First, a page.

Female FIFO employee gives a very honest report of what it’s like to work in the industry – and why it’s not good for her blonde hair
- Robyn McKinney, 27, revealed what it is like to be a woman in the FIFO industry
- The truck driver from Perth admitted that it was a lucrative field with certain disadvantages
- She reveals spending days in the Outback ‘constantly covered with red dirt’
A female FIFO employee has put the lid on what it is like to be a woman in the industry and shows that the lucrative field is not always what it is.
Robyn McKinney, 27, is not like your normal female tradition, who often shares glamor photos of themselves on social media.
On Instagram, where she has more than 1200 followers, she identifies herself as a ‘mining chick’ and ‘truck driver’ from Perth with Irish origins.
But the trader has warned friends not to be fooled by looks – and said that although she may appear as someone who lives “a great life with money in the bank,” the reality is much grim.
Robyn McKinney, 27, shared an honest report about what it’s really like to be a woman in the FIFO industry
Out of service: the 27-year-old self-described ‘mining chick’ and ‘truck driver’ from Perth said that people should not be fooled by social media appearances
“Before you start thinking that I live a well-maintained lifestyle, take a closer look!” She said, a picture of herself in a uniform on Facebook.
Mrs. McKinney revealed that much of her work actually spends weeks in the Australian Outback, “constantly covered with red dirt” and sleeping on broken jumping mattresses.
She admitted that she “experienced loneliness as you would not believe”, could not commit herself to relationships, and always missed social events.
“People forget you quickly and you are eventually not invited anymore, and when you get home, they work,” she said.
“[You’re] Unable to maintain a relationship, because really, how can you know someone you see 12 weeks a year, right? The relationship failed because we are not at home, leading to serious family problems. “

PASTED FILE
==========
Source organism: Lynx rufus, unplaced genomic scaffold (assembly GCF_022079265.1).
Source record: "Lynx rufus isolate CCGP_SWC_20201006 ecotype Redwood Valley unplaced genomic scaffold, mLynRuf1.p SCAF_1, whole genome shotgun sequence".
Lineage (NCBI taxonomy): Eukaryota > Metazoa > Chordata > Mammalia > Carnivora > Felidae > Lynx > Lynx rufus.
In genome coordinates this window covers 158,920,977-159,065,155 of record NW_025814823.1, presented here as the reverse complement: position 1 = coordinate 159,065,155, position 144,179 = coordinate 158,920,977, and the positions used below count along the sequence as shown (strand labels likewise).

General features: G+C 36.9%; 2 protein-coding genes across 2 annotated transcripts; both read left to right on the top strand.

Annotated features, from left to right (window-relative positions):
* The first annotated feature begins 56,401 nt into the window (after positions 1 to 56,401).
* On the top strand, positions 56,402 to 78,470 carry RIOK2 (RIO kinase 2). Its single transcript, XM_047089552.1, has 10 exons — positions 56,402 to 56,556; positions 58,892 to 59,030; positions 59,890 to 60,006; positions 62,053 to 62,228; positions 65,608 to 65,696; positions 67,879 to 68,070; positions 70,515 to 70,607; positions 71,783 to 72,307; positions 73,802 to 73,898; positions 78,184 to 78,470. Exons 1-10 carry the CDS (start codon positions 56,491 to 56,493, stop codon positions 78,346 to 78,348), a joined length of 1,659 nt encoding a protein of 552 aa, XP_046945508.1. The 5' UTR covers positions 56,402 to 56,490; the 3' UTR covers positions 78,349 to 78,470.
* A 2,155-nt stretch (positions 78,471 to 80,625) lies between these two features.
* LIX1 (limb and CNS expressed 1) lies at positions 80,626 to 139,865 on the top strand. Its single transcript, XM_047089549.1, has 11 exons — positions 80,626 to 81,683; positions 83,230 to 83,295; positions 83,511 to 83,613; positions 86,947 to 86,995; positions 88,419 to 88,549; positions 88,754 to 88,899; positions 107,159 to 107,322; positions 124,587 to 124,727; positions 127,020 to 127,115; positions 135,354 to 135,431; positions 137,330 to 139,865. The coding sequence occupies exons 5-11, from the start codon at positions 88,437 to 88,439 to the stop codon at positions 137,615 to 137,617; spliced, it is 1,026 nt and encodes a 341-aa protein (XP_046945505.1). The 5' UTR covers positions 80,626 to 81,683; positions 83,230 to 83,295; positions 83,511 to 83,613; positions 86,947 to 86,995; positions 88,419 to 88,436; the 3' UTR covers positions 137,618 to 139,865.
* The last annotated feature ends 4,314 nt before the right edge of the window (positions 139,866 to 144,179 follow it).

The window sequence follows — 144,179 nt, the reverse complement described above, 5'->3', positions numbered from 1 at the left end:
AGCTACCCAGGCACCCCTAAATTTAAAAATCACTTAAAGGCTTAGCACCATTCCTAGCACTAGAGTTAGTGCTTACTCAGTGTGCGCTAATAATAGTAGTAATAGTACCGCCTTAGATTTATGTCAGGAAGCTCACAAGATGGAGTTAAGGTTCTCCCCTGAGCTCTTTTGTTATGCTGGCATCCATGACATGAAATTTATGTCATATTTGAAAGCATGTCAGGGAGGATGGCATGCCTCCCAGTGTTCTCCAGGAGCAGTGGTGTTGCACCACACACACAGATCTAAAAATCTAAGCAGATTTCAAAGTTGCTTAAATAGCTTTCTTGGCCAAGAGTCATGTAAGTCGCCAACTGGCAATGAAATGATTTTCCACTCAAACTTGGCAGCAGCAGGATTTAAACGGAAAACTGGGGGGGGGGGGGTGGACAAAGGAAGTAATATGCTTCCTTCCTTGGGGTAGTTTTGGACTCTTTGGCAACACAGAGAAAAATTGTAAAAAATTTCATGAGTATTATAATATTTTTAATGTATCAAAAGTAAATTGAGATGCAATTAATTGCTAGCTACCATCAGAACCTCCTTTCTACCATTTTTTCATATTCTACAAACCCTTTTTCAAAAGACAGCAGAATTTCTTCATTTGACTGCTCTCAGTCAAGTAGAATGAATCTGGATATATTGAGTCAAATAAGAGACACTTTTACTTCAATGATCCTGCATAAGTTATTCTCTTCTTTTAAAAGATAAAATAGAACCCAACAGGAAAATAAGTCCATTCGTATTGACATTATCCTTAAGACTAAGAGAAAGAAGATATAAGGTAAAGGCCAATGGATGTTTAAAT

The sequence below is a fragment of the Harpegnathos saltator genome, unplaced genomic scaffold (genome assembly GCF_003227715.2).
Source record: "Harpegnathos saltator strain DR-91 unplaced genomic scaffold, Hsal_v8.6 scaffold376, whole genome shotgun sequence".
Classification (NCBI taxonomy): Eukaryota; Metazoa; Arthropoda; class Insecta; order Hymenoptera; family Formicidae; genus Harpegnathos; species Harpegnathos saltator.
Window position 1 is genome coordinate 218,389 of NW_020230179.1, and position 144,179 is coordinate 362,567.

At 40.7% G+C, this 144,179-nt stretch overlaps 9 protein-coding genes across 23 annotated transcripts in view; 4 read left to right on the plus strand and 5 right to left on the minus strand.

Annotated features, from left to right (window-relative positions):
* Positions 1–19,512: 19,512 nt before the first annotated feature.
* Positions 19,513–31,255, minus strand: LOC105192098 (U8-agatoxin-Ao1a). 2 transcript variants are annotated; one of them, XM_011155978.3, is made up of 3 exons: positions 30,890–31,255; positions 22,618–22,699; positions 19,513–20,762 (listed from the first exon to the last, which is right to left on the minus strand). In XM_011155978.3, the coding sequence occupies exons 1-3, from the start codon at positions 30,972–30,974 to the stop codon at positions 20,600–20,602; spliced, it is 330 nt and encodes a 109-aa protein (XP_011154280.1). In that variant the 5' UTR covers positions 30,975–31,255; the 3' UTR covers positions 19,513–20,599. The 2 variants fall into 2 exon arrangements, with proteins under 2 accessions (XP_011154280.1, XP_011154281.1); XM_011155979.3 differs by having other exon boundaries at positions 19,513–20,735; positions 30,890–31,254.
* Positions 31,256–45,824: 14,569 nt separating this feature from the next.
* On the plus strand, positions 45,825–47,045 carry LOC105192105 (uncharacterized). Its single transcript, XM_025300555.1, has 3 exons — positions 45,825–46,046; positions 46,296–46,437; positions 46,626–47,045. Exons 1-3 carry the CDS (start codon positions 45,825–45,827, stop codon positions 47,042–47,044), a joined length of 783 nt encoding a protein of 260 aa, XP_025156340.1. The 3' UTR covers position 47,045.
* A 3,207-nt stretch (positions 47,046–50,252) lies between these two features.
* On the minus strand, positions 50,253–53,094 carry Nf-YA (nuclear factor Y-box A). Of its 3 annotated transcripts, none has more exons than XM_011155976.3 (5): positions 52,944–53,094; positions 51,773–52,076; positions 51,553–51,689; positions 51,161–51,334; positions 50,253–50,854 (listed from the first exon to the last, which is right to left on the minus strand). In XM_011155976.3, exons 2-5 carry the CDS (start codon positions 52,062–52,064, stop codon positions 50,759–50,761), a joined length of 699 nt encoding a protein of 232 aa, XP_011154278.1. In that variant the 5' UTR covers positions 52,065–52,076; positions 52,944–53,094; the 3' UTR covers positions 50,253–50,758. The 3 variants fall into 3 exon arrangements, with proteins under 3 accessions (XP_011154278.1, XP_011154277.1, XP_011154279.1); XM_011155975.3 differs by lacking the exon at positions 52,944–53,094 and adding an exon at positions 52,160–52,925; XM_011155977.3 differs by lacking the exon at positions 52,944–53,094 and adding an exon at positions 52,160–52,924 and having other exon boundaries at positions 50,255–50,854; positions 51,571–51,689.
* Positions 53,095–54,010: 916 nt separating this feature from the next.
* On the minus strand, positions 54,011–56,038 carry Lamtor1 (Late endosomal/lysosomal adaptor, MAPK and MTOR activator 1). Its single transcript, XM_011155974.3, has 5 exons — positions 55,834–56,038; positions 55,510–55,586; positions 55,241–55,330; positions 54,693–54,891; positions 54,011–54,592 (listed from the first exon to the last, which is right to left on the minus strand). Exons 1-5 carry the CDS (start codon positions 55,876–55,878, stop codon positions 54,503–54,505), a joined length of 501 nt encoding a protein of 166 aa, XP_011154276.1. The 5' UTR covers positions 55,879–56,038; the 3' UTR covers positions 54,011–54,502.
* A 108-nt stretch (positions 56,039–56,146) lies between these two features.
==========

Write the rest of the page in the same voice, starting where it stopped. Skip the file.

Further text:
She admitted that she “experienced loneliness as you would not believe”, could not commit herself to relationships, and always missed social events
Mrs. McKinney went on to list a whole series of drawbacks: “Constantly covered with red dirt (blond hair is a murderer), you can only imagine that you are landing at work and forgetting something … you’re sewn buddy! ”
‘The same dirty, orange uniform every day, because well, fighting for a washing machine with hundreds of uniforms was more like something!
‘The same routine every day, at 4 o’clock in the morning and back at 6:30 pm, too tired to eat (not as if you miss a lot), take the backpack with your life to every truck you board! “
Although most traditions get seven days off in exchange for long nights and long hours, McKinney says that most of the time is spent sleeping and trying to control her body clock before she has to fly away again.
“I am by no means saying that our work as a FIFO employee is worse than others, but if men and women commit suicide and mental health problems through the roof … it is clearly not the best!” she added.
‘Me? I absolutely love what I do and I am proud of it, but on some days like everyone else, I can’t be afraid and wish I was at home in my own bed, hugged it with a good diet, but … [tomorrow] is a new day. ”